Cushman & Wakefield: ‘Denver is just freaking hip’

RiNo is just one reason Denver is, according to Cushman & Wakfield, a “Cool Street.”

Is Denver cool or what?

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According to Cushman & Wakefield’s Cool Streets 2019 Report, Denver – and not just River North and Lower Downtown – is an “18-hour Cool Street City.”

“Cool Streets” are urban neighborhoods with live-work-play environments rich in creative class workers, with great demographics – and where retail generally is thriving. Since Cushman & Wakefield published its first report in 2016, “Cool Streets” have continued to emerge in 24-hour cites like Boston, Chicago and San Francisco. “But now we are seeing the trend accelerate in places such as Boise, Charlotte, Denver, Nashville, Portland, Salt Lake City, Tampa and other metros global investors used to overlook,” the report said. “Affordable housing and employment are driving that acceleration.”

Millennials are the key force behind “Cool Streets,” but the report notes “it is crucial to note that the rise of urban living is not a millennial-driven generational quirk; it is a lifestyle choice being increasingly embraced across generations.”

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Garrick Brown, Cushman & Wakefield vice president of Retail Intelligence for the Americas, said he knew, based on market knowledge and feedback from 400 brokers across the country, that a Denver neighborhood would make the latest list of the country’s top 20 “Cool Streets,” which include the Bowery on Manhattan’s Lower East Side, the Los Angeles Arts District, Boston’s South End and more.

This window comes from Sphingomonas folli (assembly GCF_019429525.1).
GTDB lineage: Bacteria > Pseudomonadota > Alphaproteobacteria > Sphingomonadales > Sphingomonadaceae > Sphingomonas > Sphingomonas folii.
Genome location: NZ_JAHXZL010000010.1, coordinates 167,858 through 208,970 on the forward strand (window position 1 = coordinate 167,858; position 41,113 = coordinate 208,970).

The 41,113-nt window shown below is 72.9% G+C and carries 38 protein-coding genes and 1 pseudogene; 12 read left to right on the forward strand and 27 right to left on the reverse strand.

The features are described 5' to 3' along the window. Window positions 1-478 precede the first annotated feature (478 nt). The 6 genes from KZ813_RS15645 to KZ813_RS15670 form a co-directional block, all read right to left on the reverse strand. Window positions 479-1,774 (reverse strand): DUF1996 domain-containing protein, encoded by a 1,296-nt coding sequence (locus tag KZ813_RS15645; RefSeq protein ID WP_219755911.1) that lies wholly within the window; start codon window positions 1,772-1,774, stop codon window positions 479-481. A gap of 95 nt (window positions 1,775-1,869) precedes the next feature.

“At first, I was thinking RiNo, I was debating LoDo. What I basically got was there are so many of these little cool pockets popping up … I couldn’t make a decision on just one neighborhood, and I thought, ‘You know, Denver is just freaking hip.’” He included the whole city, and two others, as “Cool Street” cities in the report. “I gave up on Denver and Portland and Austin simply because it seemed like there were more neighborhoods going through this transformation than not,” Brown said.

Lower Downtown has all the attributes of a “Cool Street.”

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One of the places in which Denver stands out is in its dining options, he said.

“It’s just amazing what’s happened to the culinary scene there in the matter of a few short years. I don’t think that five years ago, for example, as food halls started to proliferate beyond Manhattan and a handful of cities like San Francisco, anyone would say Denver is going to be at the forefront of this. Denver is.

Whenever we see food halls opening, there’s always a whole bunch of other things – a lot of young, urban professionals, usually high levels of culture, education, and it gets tied into everything else that goes with the Cool Street phenomenon. Those things are critical because they’re what today’s professional workforce wants.

“The growth of cities has always been about going where the resources are.

In a tech-driven economy, those resources are human. So, when a city becomes extremely livable and you have it as being a place where highly educated workforce wants to be, the jobs follow,” said Brown, adding cities that do well economically are those able to draw skilled workforce.

“You have to cultivate the resources, and the resources are people and livable, cool cities to live in. That’s at the core of it.”

Jill Jamieson-Nichols has been an Editor with the Colorado Real Estate Journal for more than 15 years, providing coverage of office, industrial, hospitality and mixed-use development news in the Denver metro area, plus all property types in Northern Colorado, Boulder County and along the Highway 36 corridor. Prior to joining CREJ, Jill was Editor of…